A bishop has many duties. In addition to watching over all ward members, he has special responsibility to guide the ward’s young men and young women. He oversees teaching, missionary work, and spiritual growth in the ward. He is responsible to conduct worthiness interviews, counsel Church members, and administer Church discipline. He is responsible to care for the poor and needy, and he oversees finances, records, and the use and security of the meetinghouse.
In these responsibilities and others, the bishop is assisted by two counselors, an executive secretary, clerks, and the leaders of other organizations in the ward. Leadership meetings are held regularly to allow the bishop and those who help him to counsel together about the well-being of ward members.
Worthy adult men in the Church receive the Melchizedek Priesthood, which is authority from God to perform sacred ordinances and to lead in the Church. Men who hold the Melchizedek Priesthood can perform ordinances such as bestowing the gift of the Holy Ghost and giving blessings to the sick by the laying on of hands. Within a ward, the men who hold the Melchizedek Priesthood belong to either the elders quorum or the high priests group.
The elders quorum is led by a president and two counselors. The elders quorum meets each Sunday to study the gospel and be instructed in their duties. The duties of elders include teaching and watching over the members of the ward (see D&C 20:42). Home teaching is one way they accomplish this duty. In home teaching two priesthood holders are responsible to visit members in their homes to teach, watch over, and provide service to them. The elders quorum may also be assigned by the bishop or stake president to carry out specific service projects.
Within a ward, the high priests group is led by a group leader and two assistants (the high priests quorum consists of all the high priests in the stake and is presided over by the stake president). The high priests group meets each Sunday to study the gospel and be instructed in their duties. High priests have the same duties as elders (including home teaching). They can also officiate, or preside, in the ward and administer spiritual things (see D&C 107:10, 12). The high priests group can also be given specific assignments by the bishop or stake president.
All women in the ward ages 18 and older, as well as women younger than 18 who are married or are single mothers, belong to the Relief Society organization. Relief Society helps prepare women for the blessings of eternal life as they increase faith in Heavenly Father and Jesus Christ and His Atonement; strengthen individuals, families, and homes through ordinances and covenants; and work in unity to help those in need. Relief Society accomplishes these purposes through Sunday gospel instruction, other Relief Society meetings, visiting teaching, and welfare and compassionate service.
The bishop calls women in the ward to serve as the Relief Society presidency, which typically consists of a president and two counselors, supported by a secretary. Additional instructors and coordinators may also be called. The Relief Society meets on Sundays for gospel instruction and has additional meetings outside of Sunday as determined by the Relief Society president and the bishop.
The Relief Society organization also provides an individualized support network that gives women the opportunity to care for, strengthen, and teach one another. In this program, called visiting teaching, each woman is assigned two other women who visit her home each month to give a religious message and offer help as needed.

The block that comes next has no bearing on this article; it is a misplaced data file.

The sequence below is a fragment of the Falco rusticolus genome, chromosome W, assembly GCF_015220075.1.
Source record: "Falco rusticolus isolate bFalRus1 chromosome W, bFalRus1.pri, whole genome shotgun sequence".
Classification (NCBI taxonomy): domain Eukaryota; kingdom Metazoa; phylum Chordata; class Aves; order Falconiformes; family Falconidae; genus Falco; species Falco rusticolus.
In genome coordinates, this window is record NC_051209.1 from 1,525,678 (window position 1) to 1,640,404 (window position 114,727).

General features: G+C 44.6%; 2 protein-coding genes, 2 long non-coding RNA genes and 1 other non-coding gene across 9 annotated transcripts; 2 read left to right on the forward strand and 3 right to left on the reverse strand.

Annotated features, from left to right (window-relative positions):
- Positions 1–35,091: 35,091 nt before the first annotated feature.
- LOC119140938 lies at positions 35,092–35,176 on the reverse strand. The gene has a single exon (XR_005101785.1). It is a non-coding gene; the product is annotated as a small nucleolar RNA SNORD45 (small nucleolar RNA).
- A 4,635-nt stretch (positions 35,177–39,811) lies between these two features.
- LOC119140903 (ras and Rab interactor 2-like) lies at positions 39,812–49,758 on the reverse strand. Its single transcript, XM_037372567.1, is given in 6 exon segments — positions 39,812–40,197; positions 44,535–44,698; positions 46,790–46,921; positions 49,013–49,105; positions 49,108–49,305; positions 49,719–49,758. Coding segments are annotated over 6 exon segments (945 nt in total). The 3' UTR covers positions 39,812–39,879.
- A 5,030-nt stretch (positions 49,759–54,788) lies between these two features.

Worthy young men are ordained as deacons in the Aaronic Priesthood at the age of 12. They advance to the office of a teacher at age 14 and to the office of priest at age 16. In these priesthood offices, they have the authority to provide the sacrament to the congregation and, in the case of priests, to baptize. The bishop of the ward is the president of the Aaronic Priesthood, and he calls adult men to serve as the presidency and as advisers in the Young Men organization.
The purpose of the Young Men organization is to help young men learn and fulfill their Aaronic Priesthood duties and to prepare them for future responsibilities as missionaries, husbands, fathers, and leaders in the Church. The young men meet on Sundays for priesthood instruction and during the week for social, service, or cultural activities. During these meeting times—and in their personal time—young men also participate in a program called Duty to God, which helps them strengthen their testimonies and their relationship with God, learn and fulfill their priesthood duties, and live gospel standards.
Young women ages 12 to 17 belong to the ward’s Young Women organization. The purpose of this organization is to help young women build their testimonies of Christ and prepare to receive the blessings of the temple. The Young Women organization also prepares them for their future roles as women in the Church and as contributing members of society.
The bishop calls adult women in the ward to serve as the presidency and advisers in the Young Women organization. The young women meet on Sundays for gospel instruction and during the week for social, service, or cultural activities. During these meeting times—and in their personal time—young women also participate in a program called Personal Progress by setting and achieving goals in eight value areas.
Sunday School classes are held for approximately one hour each Sunday. Sunday School provides age-specific gospel instruction for ward members ages 12 and older (younger members attend Primary). The ward Sunday School presidency typically consists of a president and two counselors, who are supported by a secretary and by teachers called to instruct various age-groups.
Children ages 18 months to 11 years belong to the Primary organization. Its purpose is to help children learn and understand the gospel of Jesus Christ and prepare to make and keep sacred covenants. Children attend Primary classes for two hours each Sunday while their parents participate in other Church meetings. Children also participate in regularly held activity days, which provide them with opportunities to interact with each other; have wholesome fun in physical, creative, cultural, and service activities; and participate in a program called Faith in God, which helps them live gospel principles and develop testimonies.
Each ward has a Primary presidency, which consists of a president and two counselors. These three women are assisted by a secretary, teachers for different age-groups, a music director, an accompanist, and activity day leaders.